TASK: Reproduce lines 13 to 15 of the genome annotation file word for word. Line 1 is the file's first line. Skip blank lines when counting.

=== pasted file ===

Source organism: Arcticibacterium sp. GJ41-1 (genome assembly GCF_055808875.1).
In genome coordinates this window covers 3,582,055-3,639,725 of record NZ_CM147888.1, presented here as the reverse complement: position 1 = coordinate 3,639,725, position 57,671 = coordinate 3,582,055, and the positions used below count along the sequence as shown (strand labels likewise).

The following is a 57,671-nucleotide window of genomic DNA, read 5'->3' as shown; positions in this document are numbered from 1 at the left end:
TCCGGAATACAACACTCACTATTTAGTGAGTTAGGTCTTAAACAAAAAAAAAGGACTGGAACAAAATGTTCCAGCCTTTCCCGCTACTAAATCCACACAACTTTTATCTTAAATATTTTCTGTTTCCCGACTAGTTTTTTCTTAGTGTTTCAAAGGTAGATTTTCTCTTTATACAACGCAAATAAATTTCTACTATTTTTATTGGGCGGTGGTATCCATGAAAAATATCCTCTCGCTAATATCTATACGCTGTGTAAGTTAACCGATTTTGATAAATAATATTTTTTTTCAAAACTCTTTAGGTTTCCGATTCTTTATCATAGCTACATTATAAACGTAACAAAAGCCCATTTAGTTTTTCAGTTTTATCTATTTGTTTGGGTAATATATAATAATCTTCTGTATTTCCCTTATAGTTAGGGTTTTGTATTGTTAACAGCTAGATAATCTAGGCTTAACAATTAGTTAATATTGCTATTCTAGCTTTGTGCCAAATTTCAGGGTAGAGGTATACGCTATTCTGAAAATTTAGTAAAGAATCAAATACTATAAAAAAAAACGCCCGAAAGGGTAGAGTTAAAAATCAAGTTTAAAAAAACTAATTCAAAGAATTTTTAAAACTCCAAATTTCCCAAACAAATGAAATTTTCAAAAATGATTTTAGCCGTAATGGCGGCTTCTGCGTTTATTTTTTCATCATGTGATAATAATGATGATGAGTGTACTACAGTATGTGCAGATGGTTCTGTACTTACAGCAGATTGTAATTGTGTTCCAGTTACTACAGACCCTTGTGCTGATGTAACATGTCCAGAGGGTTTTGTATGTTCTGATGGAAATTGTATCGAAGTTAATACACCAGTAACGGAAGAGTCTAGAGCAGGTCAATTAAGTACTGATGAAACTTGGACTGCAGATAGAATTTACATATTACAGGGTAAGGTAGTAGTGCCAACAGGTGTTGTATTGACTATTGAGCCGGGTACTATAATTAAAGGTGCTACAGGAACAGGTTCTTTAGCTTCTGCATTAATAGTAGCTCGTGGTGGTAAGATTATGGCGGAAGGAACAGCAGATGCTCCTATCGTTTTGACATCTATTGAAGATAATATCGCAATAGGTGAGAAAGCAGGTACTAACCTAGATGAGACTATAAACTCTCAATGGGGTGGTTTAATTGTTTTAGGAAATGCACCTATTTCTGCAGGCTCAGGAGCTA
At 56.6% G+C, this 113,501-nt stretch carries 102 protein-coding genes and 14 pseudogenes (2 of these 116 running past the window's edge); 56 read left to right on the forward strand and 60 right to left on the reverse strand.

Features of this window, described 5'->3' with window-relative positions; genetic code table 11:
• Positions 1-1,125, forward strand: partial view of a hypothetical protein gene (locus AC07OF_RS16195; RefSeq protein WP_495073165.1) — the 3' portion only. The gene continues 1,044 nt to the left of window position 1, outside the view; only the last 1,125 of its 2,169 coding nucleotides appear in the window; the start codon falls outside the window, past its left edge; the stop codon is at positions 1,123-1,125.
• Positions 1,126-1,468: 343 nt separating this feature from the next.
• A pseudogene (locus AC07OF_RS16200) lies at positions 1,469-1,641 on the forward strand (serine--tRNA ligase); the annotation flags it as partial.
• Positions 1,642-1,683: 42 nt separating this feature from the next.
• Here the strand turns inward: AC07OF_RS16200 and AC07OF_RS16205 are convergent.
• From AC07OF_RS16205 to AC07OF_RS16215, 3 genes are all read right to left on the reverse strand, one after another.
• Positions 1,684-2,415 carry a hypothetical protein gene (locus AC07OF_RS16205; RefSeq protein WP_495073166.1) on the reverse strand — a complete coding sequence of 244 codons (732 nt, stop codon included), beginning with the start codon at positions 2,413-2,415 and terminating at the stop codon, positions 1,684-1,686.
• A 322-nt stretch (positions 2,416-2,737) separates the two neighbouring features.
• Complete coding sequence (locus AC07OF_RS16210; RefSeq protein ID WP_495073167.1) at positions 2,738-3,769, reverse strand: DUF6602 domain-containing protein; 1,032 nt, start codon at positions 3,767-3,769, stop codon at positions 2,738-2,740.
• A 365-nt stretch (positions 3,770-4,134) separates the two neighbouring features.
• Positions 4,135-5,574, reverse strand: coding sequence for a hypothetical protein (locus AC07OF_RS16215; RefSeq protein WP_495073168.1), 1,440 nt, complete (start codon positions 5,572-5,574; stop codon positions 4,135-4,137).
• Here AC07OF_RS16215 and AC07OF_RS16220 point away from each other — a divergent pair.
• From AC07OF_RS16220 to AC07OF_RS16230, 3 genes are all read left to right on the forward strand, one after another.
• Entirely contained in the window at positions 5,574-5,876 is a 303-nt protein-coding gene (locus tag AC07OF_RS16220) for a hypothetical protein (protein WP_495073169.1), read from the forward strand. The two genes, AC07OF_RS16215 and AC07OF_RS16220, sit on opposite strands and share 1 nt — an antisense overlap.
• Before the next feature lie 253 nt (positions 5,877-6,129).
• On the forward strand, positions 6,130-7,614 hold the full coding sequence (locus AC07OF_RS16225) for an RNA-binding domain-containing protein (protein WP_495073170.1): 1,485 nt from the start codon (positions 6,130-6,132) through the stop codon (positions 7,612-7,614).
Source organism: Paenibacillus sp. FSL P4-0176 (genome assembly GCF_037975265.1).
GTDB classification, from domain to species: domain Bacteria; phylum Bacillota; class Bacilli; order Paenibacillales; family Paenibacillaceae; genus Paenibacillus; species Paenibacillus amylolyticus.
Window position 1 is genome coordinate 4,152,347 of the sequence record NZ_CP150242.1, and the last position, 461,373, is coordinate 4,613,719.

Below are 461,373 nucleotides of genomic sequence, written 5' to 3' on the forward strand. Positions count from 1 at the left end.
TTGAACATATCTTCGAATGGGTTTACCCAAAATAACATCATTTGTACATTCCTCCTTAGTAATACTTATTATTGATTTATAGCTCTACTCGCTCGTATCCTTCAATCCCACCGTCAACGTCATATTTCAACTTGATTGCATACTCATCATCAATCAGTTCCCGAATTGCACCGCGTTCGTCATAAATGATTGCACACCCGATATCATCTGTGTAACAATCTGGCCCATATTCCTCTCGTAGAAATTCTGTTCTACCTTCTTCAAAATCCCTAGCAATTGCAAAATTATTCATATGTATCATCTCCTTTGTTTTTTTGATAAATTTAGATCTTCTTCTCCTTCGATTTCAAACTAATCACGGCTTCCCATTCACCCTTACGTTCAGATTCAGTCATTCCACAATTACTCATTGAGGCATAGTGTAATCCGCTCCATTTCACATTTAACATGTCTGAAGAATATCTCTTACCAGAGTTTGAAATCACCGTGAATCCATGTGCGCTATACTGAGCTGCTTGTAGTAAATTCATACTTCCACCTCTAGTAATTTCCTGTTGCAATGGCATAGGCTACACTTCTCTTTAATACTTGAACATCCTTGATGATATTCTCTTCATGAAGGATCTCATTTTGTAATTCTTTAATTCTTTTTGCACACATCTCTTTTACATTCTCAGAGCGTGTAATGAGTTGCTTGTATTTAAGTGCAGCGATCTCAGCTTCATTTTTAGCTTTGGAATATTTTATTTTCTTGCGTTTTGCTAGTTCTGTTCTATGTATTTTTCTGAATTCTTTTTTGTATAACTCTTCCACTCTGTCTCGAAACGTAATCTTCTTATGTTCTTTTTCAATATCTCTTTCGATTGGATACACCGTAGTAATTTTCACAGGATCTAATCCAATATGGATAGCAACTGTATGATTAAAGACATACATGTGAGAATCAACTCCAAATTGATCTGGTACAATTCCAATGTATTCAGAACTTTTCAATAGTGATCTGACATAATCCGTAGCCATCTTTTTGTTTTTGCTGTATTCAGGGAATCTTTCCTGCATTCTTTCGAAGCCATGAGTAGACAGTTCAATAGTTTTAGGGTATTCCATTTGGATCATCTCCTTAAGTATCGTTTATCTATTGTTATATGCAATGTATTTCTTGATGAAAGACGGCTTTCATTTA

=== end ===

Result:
• Positions 1,684-2,415 carry a hypothetical protein gene (locus AC07OF_RS16205; RefSeq protein WP_495073166.1) on the reverse strand — a complete coding sequence of 244 codons (732 nt, stop codon included), beginning with the start codon at positions 2,413-2,415 and terminating at the stop codon, positions 1,684-1,686.
• A 322-nt stretch (positions 2,416-2,737) separates the two neighbouring features.
• Complete coding sequence (locus AC07OF_RS16210; RefSeq protein ID WP_495073167.1) at positions 2,738-3,769, reverse strand: DUF6602 domain-containing protein; 1,032 nt, start codon at positions 3,767-3,769, stop codon at positions 2,738-2,740.